There are few signs in these national data of change in the positioning of Romney. The former head of Bain Capital is in fourth place with only 9% of the GOP vote, just a couple of points ahead of Huckabee. The gap between Romney and fifth place challenger Huckabee is the smallest of the election year, and the trend lines of vote support between the two have generally been growing closer together. It does not appear outside the realm of possibility that Huckabee could surpass Romney at some point in the future -- and climb into fourth place nationally among Republicans.


Despite the large amount of national publicity Romney has received, including a recent cover story on Newsweek magazine, he is still not all that well-known among Republicans -- 40% say they don’t know enough about him to have either a positive or negative opinion. Among those who do have an opinion, Romney’s image is favorable by a 3 to 1 ratio.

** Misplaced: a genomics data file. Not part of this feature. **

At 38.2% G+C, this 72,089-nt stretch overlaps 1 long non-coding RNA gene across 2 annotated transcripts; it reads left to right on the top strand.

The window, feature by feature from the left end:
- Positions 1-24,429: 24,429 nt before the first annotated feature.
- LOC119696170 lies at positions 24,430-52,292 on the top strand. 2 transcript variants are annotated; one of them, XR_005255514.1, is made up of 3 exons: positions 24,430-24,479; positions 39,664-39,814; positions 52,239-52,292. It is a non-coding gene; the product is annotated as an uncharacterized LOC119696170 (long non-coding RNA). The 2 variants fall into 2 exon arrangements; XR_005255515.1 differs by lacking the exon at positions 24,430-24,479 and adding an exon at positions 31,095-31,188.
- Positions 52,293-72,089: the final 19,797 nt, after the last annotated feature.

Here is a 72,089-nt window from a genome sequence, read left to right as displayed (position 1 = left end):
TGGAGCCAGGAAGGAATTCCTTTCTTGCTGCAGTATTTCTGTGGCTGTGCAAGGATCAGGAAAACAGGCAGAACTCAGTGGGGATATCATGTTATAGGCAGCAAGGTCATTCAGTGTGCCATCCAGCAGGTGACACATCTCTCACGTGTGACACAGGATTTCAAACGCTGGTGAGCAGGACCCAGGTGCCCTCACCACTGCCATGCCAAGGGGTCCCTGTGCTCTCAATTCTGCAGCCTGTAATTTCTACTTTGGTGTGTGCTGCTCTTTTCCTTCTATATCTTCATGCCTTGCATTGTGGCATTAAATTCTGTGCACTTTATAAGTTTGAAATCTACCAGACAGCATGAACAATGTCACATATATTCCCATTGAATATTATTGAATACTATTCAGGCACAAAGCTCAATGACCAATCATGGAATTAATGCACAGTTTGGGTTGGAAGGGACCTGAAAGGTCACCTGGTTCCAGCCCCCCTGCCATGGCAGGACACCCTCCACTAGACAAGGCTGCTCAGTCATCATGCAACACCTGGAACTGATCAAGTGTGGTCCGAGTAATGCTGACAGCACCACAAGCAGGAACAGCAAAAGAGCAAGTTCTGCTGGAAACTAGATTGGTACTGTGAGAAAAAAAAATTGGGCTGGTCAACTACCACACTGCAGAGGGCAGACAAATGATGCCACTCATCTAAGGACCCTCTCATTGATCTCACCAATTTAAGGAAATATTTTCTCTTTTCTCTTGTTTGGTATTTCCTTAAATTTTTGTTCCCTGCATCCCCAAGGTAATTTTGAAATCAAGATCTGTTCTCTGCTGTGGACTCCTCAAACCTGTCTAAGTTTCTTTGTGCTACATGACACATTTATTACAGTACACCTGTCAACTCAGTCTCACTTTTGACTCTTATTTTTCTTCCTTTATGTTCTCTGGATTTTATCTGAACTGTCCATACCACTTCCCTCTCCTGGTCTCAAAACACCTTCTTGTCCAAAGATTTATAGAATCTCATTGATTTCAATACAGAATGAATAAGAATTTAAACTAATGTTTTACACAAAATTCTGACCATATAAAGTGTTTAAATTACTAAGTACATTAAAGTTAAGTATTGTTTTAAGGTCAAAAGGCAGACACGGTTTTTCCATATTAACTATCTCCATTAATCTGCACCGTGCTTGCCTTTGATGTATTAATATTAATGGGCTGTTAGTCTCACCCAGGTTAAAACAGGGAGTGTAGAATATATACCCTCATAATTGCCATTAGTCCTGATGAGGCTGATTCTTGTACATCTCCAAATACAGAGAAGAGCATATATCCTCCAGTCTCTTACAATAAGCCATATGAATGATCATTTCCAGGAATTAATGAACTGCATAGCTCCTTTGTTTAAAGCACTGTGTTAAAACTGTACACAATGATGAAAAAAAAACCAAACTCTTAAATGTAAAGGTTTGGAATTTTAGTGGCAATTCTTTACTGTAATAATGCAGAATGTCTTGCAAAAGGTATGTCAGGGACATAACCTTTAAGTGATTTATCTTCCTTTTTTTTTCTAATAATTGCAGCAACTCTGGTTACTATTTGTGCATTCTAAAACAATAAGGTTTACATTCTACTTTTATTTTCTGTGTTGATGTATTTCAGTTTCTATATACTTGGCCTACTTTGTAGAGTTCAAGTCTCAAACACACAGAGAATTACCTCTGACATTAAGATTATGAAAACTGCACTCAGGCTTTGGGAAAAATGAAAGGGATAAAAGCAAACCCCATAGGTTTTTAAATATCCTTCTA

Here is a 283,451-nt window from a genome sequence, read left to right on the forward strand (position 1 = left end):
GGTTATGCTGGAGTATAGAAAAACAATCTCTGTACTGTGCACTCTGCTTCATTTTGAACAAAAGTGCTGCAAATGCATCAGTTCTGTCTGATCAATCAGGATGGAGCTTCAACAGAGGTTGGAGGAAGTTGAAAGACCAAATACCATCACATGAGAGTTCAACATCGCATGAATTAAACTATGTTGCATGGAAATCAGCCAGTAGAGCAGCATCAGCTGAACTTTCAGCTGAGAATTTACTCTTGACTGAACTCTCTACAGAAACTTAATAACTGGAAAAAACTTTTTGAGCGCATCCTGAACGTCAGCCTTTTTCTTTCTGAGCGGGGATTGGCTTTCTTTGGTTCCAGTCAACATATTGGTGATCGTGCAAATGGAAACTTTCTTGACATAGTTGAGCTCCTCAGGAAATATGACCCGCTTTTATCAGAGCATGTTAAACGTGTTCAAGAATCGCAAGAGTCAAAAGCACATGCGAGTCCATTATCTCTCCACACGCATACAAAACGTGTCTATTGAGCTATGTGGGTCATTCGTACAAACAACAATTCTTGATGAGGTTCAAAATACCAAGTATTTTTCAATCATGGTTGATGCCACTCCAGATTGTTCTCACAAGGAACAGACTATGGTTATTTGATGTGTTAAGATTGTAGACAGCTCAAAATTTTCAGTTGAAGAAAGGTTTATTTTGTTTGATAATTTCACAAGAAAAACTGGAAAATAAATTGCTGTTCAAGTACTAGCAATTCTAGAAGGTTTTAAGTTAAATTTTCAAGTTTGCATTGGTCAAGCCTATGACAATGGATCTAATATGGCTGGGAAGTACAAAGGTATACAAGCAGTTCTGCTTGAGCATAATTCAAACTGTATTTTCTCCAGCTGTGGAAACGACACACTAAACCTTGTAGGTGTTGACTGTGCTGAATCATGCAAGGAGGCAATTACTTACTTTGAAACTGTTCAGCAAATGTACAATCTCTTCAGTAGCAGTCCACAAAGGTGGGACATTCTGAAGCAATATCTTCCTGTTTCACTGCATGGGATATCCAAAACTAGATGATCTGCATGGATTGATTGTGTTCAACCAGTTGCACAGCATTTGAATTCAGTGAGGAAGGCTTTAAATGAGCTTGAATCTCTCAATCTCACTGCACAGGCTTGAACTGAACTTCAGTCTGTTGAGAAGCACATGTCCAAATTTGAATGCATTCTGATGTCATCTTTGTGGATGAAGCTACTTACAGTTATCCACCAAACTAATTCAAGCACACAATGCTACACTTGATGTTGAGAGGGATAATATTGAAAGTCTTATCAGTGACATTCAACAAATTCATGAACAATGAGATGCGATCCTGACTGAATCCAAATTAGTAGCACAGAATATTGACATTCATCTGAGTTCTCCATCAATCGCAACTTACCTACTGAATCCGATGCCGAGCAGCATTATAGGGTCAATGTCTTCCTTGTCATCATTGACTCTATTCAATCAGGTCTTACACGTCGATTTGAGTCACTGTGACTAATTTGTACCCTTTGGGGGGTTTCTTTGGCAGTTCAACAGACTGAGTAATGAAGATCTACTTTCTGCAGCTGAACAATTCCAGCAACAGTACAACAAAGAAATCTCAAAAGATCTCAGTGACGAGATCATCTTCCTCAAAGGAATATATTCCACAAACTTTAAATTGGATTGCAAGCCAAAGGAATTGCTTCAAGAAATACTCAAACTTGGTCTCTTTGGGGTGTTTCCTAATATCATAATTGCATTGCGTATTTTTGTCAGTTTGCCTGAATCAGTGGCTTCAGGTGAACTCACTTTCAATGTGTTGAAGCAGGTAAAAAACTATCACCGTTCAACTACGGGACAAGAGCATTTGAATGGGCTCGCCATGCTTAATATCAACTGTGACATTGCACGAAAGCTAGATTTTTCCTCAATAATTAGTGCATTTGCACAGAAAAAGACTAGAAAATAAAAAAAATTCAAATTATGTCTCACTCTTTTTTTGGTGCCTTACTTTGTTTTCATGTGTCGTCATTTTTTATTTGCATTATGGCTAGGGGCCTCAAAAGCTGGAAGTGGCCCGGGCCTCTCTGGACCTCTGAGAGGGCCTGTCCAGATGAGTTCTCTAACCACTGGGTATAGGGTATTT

Potentially good news for Huckabee, the former governor of Arkansas who lost more than 100 pounds in a highly publicized weight loss campaign, is that two-thirds of Republicans don’t know enough about him to rate him. (His image is 26% favorable and 9% unfavorable among those who do know him.) This means Huckabee has the opportunity to make significant advances if he continues to make favorable impressions as the campaign progresses.